Investment in BP Appeals to Sovereign Wealth Funds

The logic behind recent investment of sovereign wealth funds (SWFs) into BP may seem a bit unclear on the surface, but a deeper look reveals that the SWFs stand to gain through this diversification into gas and renewable energy.  While handling the oil spill cleanup in the Gulf, BP has found need for increased cash investments to ward off the threat of takeover.  Executives and financial officers at BP have turned to several SWFs including the largest in the world, Abu Dhabi Investment Authority.

Sovereign funds already have about $3 trillion invested in oil futures and exports, and while a stake in BP may not result in a significant jump in their oil-driven capital, the technology and experience they are tapping into could help diversify the SWFs’ oil-based economies.  The technology transfer abilities at BP are what make its stock so appealing.  Gas is also projected to increase in popularity over the next decade, which will ensure a steady flow of cash into the SWFs for years to come.

While Abu Dhabi and SWFs in countries like Qatar, Kuwait, and Saudi Arabia are already working with BP, China is now looking to increase its investments as well.  BP growth has been strongly correlated with energy use in the fastest growing markets over the last several years, which explains why the Government of Singapore Investment Corp wants to build upon its current 0.7% stake in the company.  The interest of SWFs has helped BP to raise some of the estimated $20 billion that they will need in order to recover from the drilling rig explosion back in April.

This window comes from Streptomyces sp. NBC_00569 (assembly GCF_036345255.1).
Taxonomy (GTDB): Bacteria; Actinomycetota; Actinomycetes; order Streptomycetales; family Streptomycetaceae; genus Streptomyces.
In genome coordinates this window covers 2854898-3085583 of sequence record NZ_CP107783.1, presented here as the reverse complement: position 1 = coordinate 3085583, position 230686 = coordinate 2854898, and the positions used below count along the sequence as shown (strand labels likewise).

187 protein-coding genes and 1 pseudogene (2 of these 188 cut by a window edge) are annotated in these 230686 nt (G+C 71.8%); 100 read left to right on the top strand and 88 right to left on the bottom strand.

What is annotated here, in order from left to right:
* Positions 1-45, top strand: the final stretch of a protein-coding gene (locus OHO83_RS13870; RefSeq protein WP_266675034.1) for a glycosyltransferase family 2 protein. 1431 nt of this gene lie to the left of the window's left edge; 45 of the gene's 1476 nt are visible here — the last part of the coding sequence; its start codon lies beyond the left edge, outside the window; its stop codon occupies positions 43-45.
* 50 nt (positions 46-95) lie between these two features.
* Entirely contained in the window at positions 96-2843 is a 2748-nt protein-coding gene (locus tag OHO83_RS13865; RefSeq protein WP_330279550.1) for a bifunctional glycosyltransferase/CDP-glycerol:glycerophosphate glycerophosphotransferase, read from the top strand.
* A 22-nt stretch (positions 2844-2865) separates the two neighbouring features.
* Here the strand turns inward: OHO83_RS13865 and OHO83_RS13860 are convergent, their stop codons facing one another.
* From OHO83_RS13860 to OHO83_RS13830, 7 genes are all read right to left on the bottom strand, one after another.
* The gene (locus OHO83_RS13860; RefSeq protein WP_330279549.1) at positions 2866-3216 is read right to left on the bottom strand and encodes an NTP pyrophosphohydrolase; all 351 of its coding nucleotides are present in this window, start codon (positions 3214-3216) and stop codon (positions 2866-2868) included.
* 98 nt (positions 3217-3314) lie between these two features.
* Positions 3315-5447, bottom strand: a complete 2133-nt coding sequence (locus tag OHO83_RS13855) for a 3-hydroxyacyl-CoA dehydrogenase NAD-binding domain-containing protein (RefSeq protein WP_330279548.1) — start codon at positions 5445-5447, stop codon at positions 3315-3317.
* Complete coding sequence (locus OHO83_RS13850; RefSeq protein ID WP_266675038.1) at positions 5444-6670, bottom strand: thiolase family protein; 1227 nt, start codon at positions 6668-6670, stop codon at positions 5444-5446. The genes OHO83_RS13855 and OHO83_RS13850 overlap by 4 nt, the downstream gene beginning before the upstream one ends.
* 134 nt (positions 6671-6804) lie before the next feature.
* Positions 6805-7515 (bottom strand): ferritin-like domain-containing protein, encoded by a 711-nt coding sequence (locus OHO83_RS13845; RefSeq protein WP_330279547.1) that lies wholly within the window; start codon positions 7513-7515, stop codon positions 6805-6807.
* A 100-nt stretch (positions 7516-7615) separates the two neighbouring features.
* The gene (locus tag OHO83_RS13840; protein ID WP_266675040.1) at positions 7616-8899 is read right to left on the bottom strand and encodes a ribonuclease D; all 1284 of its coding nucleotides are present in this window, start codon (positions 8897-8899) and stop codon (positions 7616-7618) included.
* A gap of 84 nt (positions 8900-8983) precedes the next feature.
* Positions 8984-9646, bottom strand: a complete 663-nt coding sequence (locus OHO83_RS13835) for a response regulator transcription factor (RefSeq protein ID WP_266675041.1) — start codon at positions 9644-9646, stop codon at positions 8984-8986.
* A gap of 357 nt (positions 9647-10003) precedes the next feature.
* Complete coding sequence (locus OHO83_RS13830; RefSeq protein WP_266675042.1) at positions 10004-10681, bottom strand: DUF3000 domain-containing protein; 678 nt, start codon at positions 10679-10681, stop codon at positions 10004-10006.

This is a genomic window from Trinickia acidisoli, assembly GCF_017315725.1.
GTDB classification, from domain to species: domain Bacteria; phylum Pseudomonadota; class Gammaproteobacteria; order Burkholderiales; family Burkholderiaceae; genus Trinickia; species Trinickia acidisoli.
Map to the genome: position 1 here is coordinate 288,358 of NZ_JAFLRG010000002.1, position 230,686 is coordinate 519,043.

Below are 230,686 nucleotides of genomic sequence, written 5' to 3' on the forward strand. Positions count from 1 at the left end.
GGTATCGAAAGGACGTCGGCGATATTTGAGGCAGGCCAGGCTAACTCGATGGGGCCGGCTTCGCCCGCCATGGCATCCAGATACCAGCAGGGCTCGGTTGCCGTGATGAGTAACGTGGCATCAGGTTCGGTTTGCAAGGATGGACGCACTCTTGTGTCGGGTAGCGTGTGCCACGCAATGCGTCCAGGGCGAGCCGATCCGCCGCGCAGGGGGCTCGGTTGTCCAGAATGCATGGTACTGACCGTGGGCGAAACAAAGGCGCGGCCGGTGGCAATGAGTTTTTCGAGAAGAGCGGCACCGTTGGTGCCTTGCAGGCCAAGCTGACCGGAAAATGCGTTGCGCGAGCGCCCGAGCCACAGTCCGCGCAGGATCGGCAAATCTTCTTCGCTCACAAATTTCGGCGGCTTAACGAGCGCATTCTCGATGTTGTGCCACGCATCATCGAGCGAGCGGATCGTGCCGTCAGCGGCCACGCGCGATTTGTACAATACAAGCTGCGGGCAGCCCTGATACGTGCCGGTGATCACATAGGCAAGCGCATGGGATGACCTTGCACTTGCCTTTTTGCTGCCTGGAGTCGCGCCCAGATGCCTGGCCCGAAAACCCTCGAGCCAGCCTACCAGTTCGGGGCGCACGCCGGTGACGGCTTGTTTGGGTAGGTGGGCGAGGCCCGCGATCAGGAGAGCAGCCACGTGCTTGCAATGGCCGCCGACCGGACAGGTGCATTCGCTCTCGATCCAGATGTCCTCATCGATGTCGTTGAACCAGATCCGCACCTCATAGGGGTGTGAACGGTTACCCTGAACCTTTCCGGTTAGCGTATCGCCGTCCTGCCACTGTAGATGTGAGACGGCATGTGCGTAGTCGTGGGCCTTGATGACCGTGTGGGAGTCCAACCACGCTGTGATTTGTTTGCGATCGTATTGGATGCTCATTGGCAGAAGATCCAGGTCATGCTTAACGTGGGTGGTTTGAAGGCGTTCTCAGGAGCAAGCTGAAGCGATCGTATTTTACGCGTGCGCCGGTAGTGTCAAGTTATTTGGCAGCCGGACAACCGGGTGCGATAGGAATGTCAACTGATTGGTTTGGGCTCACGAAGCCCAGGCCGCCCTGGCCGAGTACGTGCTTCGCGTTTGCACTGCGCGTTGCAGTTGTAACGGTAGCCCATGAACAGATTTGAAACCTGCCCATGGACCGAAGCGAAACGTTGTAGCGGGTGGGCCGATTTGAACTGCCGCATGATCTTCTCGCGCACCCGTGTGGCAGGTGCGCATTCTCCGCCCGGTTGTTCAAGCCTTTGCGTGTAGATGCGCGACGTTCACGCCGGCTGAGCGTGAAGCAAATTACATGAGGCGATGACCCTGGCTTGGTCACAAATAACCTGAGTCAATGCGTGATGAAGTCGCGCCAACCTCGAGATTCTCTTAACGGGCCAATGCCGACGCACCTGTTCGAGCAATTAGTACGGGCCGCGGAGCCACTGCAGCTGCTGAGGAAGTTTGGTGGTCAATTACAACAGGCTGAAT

Sovereign wealth funds tend to be cash-heavy investment funds that invest globally in not only stocks, but also real estate, precious metals, and any other available assets.  They have been providing the capital that has been much needed by banks during the current financial crisis, in hopes that their investments will pay off in the long run.  The SWFs are large enough and incredibly diversified, so they count on the long-term projections rather than turning short-term profits.

Some professionals worry about the political risks associated with allowing foreign SWFs to acquire stock in our national ports.  It is uncertain how the regulation of oil, a depleting natural resource, will be handled in the future, so BP is considered a high security risk.  As government deficits grow, many countries will be forced to sell off their assets, meaning that shares in U.S. companies like BP would be changing hands globally.

For now we have to trust that the SWFs know what they’re getting into.  BP represents a niche in an emerging market that could potentially earn these funds and their investors a lot of money.